Budenholzer, a two-time Coach of the Year, had been out of the league since being dismissed by the Bucks following a disappointing first-round playoff exit last season. He’s moving into another high-pressure situation as success will be expected right away from an expensive roster built around Kevin Durant, Devin Booker and Bradley Beal.

Phoenix appears to be a good situation for Budenholzer because he has been able to succeed without having a natural point guard, according to an Arizona Sports article, which examines how his teams fared with Jeff Teague and Dennis Schroder in Atlanta and Eric Bledsoe and Jrue Holiday in Milwaukee.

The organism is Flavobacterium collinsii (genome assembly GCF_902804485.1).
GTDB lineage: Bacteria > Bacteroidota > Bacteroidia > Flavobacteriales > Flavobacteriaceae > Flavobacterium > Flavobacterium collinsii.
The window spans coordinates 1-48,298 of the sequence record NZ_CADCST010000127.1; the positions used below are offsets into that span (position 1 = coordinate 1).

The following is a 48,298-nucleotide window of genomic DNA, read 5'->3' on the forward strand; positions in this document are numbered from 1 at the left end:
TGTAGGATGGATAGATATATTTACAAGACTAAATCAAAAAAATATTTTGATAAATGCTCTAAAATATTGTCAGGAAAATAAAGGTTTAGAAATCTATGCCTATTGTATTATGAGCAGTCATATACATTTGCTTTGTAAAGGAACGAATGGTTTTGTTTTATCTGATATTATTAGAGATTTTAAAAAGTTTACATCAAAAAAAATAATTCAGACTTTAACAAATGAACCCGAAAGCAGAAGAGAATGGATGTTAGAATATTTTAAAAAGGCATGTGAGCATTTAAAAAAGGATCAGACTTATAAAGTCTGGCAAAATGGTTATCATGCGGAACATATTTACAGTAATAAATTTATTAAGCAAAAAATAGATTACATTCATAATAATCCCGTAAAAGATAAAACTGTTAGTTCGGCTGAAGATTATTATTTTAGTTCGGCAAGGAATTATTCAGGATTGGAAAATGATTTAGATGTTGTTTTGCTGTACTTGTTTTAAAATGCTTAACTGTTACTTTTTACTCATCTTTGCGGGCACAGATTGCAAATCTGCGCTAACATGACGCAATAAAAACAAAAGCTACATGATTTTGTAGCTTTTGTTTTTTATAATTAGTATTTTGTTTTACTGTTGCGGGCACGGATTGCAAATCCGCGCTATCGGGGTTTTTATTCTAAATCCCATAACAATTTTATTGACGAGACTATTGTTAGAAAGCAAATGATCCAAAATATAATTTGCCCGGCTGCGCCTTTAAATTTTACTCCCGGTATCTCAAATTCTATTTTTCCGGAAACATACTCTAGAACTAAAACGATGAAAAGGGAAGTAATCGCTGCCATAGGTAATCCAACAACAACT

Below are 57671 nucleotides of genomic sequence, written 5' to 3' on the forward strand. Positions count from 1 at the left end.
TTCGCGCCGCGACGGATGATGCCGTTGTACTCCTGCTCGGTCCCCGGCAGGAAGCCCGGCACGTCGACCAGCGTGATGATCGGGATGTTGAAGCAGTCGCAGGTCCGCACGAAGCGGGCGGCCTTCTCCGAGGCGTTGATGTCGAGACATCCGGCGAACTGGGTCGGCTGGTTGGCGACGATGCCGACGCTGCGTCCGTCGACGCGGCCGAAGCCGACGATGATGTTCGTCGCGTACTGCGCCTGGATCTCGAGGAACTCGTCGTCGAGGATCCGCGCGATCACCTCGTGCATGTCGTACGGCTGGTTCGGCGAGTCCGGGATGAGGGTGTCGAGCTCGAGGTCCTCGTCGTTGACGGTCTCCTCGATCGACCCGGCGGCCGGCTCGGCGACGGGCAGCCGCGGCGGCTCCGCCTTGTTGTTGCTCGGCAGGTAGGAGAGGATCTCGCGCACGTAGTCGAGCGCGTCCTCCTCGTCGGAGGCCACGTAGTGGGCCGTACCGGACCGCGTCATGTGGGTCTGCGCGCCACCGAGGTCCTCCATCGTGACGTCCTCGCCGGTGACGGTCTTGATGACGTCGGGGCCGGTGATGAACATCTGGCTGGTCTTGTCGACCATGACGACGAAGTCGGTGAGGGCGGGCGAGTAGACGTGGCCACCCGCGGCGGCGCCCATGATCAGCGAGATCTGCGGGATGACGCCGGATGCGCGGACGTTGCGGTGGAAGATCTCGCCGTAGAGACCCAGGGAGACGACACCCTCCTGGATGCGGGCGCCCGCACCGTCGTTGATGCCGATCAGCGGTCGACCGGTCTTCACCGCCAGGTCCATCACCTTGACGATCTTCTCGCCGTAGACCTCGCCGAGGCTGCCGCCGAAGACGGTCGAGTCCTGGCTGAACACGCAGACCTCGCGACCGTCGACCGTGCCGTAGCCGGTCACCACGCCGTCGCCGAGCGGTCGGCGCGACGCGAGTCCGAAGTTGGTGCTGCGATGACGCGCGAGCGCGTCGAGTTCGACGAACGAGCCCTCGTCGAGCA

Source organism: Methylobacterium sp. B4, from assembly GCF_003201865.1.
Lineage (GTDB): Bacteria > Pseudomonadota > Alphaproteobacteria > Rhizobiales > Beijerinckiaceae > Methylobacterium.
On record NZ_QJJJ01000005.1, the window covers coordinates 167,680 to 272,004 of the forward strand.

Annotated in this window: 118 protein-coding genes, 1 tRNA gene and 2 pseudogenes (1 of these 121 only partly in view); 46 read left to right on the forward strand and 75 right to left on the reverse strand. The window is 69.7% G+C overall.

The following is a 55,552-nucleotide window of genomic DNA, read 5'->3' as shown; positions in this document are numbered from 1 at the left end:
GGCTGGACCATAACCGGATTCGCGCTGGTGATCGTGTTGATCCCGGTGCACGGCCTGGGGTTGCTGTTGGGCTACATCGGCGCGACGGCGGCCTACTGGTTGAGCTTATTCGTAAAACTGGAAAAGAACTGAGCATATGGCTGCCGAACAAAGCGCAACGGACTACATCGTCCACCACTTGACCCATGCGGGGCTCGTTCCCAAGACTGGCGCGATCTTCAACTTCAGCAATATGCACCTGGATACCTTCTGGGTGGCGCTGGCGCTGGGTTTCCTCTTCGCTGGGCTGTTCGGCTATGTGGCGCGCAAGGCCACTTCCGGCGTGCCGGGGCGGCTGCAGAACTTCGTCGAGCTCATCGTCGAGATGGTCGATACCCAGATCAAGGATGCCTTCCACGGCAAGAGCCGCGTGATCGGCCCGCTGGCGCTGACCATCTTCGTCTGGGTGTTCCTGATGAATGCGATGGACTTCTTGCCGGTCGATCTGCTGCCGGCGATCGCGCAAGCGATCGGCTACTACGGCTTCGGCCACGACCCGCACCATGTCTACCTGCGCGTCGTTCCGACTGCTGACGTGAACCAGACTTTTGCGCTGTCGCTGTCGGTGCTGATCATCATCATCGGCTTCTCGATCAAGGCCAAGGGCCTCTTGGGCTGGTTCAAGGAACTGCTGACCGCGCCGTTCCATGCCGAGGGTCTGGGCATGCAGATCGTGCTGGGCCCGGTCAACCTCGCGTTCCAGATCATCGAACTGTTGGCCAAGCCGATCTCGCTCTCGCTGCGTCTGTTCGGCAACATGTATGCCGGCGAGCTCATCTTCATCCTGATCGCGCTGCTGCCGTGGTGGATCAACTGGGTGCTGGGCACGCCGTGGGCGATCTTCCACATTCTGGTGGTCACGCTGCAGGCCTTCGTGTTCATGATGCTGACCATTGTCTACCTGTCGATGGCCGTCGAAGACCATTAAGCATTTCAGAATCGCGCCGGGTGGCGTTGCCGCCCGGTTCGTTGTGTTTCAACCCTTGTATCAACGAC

There’s more from Phoenix:

  • Budenholzer will have to prove that he can hold his new Big Three accountable in a way that Vogel couldn’t, observes Gerald Bourguet of PHNX Sports. None of them are naturally vocal leaders, so Budenholzer may have to fill that role, which Bourguet notes could either unlock the group’s full offensive potential or could lead to personality clashes. Bourguet also looks at Budenholzer’s coaching style and states that the Suns are likely to play at a faster pace and take more three-pointers next season.
  • While there were reasons to make a coaching change, Doug Haller of The Athletic argues that owner Mat Ishbia should receive a large share of the blame for everything that went wrong this season. The Suns have talked about the need to build continuity since they acquired Durant in February of 2023, but Ishbia’s string of big moves have made that impossible to achieve.